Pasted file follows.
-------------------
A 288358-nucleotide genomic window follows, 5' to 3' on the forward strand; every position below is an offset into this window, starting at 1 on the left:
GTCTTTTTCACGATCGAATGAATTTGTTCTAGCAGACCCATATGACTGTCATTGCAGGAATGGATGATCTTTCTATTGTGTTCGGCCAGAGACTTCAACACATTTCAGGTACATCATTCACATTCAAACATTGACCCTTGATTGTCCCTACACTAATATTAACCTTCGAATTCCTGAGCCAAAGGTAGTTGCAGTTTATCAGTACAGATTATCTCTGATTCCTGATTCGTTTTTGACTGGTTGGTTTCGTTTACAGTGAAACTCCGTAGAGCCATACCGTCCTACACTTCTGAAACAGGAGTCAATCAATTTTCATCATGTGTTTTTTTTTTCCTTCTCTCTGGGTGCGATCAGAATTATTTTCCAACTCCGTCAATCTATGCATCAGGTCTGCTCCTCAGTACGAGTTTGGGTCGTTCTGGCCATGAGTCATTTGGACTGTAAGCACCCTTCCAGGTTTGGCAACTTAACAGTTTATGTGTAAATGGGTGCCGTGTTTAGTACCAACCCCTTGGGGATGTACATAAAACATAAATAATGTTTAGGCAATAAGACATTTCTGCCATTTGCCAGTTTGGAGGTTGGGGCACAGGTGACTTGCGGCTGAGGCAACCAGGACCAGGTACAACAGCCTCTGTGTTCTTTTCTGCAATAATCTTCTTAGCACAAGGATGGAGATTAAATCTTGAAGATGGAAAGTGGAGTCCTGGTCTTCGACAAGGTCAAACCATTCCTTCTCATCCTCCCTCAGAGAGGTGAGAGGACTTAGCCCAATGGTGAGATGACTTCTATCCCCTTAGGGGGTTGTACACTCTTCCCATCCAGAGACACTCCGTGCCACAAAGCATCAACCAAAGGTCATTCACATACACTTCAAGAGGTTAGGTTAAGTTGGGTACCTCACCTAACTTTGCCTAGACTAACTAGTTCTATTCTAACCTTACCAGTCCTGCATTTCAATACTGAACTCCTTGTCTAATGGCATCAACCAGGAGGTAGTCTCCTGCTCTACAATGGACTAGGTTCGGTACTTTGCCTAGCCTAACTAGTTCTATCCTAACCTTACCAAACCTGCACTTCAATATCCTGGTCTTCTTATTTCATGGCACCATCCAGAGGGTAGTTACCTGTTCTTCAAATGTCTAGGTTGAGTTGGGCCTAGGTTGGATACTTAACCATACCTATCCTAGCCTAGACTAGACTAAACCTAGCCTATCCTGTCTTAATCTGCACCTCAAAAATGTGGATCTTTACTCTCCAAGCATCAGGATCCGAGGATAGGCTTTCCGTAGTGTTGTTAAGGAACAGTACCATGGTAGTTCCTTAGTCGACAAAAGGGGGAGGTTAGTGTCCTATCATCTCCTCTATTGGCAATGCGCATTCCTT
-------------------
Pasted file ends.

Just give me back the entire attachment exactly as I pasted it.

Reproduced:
A 288358-nucleotide genomic window follows, 5' to 3' on the forward strand; every position below is an offset into this window, starting at 1 on the left:
GTCTTTTTCACGATCGAATGAATTTGTTCTAGCAGACCCATATGACTGTCATTGCAGGAATGGATGATCTTTCTATTGTGTTCGGCCAGAGACTTCAACACATTTCAGGTACATCATTCACATTCAAACATTGACCCTTGATTGTCCCTACACTAATATTAACCTTCGAATTCCTGAGCCAAAGGTAGTTGCAGTTTATCAGTACAGATTATCTCTGATTCCTGATTCGTTTTTGACTGGTTGGTTTCGTTTACAGTGAAACTCCGTAGAGCCATACCGTCCTACACTTCTGAAACAGGAGTCAATCAATTTTCATCATGTGTTTTTTTTTTCCTTCTCTCTGGGTGCGATCAGAATTATTTTCCAACTCCGTCAATCTATGCATCAGGTCTGCTCCTCAGTACGAGTTTGGGTCGTTCTGGCCATGAGTCATTTGGACTGTAAGCACCCTTCCAGGTTTGGCAACTTAACAGTTTATGTGTAAATGGGTGCCGTGTTTAGTACCAACCCCTTGGGGATGTACATAAAACATAAATAATGTTTAGGCAATAAGACATTTCTGCCATTTGCCAGTTTGGAGGTTGGGGCACAGGTGACTTGCGGCTGAGGCAACCAGGACCAGGTACAACAGCCTCTGTGTTCTTTTCTGCAATAATCTTCTTAGCACAAGGATGGAGATTAAATCTTGAAGATGGAAAGTGGAGTCCTGGTCTTCGACAAGGTCAAACCATTCCTTCTCATCCTCCCTCAGAGAGGTGAGAGGACTTAGCCCAATGGTGAGATGACTTCTATCCCCTTAGGGGGTTGTACACTCTTCCCATCCAGAGACACTCCGTGCCACAAAGCATCAACCAAAGGTCATTCACATACACTTCAAGAGGTTAGGTTAAGTTGGGTACCTCACCTAACTTTGCCTAGACTAACTAGTTCTATTCTAACCTTACCAGTCCTGCATTTCAATACTGAACTCCTTGTCTAATGGCATCAACCAGGAGGTAGTCTCCTGCTCTACAATGGACTAGGTTCGGTACTTTGCCTAGCCTAACTAGTTCTATCCTAACCTTACCAAACCTGCACTTCAATATCCTGGTCTTCTTATTTCATGGCACCATCCAGAGGGTAGTTACCTGTTCTTCAAATGTCTAGGTTGAGTTGGGCCTAGGTTGGATACTTAACCATACCTATCCTAGCCTAGACTAGACTAAACCTAGCCTATCCTGTCTTAATCTGCACCTCAAAAATGTGGATCTTTACTCTCCAAGCATCAGGATCCGAGGATAGGCTTTCCGTAGTGTTGTTAAGGAACAGTACCATGGTAGTTCCTTAGTCGACAAAAGGGGGAGGTTAGTGTCCTATCATCTCCTCTATTGGCAATGCGCATTCCTT